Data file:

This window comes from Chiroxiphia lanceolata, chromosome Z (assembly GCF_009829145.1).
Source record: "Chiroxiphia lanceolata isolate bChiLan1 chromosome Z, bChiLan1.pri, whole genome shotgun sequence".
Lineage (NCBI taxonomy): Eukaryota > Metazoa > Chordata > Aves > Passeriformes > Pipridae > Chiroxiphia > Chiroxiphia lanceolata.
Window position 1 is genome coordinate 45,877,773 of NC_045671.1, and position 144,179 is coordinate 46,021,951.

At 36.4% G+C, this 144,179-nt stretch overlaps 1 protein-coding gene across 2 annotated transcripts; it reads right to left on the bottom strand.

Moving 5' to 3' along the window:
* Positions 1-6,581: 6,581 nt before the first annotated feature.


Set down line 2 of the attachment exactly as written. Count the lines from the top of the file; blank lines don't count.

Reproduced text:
Source record: "Chiroxiphia lanceolata isolate bChiLan1 chromosome Z, bChiLan1.pri, whole genome shotgun sequence".